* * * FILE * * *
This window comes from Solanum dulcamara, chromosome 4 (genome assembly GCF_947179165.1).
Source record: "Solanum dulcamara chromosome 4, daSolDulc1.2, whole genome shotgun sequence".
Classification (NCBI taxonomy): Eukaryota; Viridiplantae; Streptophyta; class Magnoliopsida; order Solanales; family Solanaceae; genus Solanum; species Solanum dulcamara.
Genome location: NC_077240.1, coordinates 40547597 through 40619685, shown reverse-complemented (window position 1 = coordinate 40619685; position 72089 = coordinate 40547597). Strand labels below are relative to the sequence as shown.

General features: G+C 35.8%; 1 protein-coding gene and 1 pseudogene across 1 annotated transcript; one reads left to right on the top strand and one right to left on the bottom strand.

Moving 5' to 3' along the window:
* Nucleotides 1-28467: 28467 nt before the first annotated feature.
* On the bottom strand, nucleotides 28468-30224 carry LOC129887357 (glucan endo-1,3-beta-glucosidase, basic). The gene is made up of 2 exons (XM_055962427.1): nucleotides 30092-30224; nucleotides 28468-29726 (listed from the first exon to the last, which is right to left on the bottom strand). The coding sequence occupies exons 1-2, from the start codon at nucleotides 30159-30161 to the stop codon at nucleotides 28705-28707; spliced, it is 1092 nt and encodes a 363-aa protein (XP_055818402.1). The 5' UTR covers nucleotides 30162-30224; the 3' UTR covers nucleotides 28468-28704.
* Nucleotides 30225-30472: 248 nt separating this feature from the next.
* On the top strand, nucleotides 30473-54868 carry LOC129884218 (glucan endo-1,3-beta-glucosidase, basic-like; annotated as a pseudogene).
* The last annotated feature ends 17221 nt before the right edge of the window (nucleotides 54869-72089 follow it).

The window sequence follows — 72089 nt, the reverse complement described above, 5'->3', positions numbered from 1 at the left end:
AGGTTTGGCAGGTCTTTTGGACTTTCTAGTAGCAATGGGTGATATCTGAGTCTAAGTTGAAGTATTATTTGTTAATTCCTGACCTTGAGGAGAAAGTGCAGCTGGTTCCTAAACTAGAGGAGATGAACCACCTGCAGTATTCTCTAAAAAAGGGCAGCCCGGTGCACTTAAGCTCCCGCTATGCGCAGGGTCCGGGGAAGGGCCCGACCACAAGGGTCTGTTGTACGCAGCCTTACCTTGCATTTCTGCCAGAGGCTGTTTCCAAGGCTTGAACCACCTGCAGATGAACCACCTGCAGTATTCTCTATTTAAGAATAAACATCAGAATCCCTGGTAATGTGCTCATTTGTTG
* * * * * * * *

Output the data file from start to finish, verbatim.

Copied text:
This window comes from Solanum dulcamara, chromosome 4 (genome assembly GCF_947179165.1).
Source record: "Solanum dulcamara chromosome 4, daSolDulc1.2, whole genome shotgun sequence".
Classification (NCBI taxonomy): Eukaryota; Viridiplantae; Streptophyta; class Magnoliopsida; order Solanales; family Solanaceae; genus Solanum; species Solanum dulcamara.
Genome location: NC_077240.1, coordinates 40547597 through 40619685, shown reverse-complemented (window position 1 = coordinate 40619685; position 72089 = coordinate 40547597). Strand labels below are relative to the sequence as shown.

General features: G+C 35.8%; 1 protein-coding gene and 1 pseudogene across 1 annotated transcript; one reads left to right on the top strand and one right to left on the bottom strand.

Moving 5' to 3' along the window:
* Nucleotides 1-28467: 28467 nt before the first annotated feature.
* On the bottom strand, nucleotides 28468-30224 carry LOC129887357 (glucan endo-1,3-beta-glucosidase, basic). The gene is made up of 2 exons (XM_055962427.1): nucleotides 30092-30224; nucleotides 28468-29726 (listed from the first exon to the last, which is right to left on the bottom strand). The coding sequence occupies exons 1-2, from the start codon at nucleotides 30159-30161 to the stop codon at nucleotides 28705-28707; spliced, it is 1092 nt and encodes a 363-aa protein (XP_055818402.1). The 5' UTR covers nucleotides 30162-30224; the 3' UTR covers nucleotides 28468-28704.
* Nucleotides 30225-30472: 248 nt separating this feature from the next.
* On the top strand, nucleotides 30473-54868 carry LOC129884218 (glucan endo-1,3-beta-glucosidase, basic-like; annotated as a pseudogene).
* The last annotated feature ends 17221 nt before the right edge of the window (nucleotides 54869-72089 follow it).

The window sequence follows — 72089 nt, the reverse complement described above, 5'->3', positions numbered from 1 at the left end:
AGGTTTGGCAGGTCTTTTGGACTTTCTAGTAGCAATGGGTGATATCTGAGTCTAAGTTGAAGTATTATTTGTTAATTCCTGACCTTGAGGAGAAAGTGCAGCTGGTTCCTAAACTAGAGGAGATGAACCACCTGCAGTATTCTCTAAAAAAGGGCAGCCCGGTGCACTTAAGCTCCCGCTATGCGCAGGGTCCGGGGAAGGGCCCGACCACAAGGGTCTGTTGTACGCAGCCTTACCTTGCATTTCTGCCAGAGGCTGTTTCCAAGGCTTGAACCACCTGCAGATGAACCACCTGCAGTATTCTCTATTTAAGAATAAACATCAGAATCCCTGGTAATGTGCTCATTTGTTG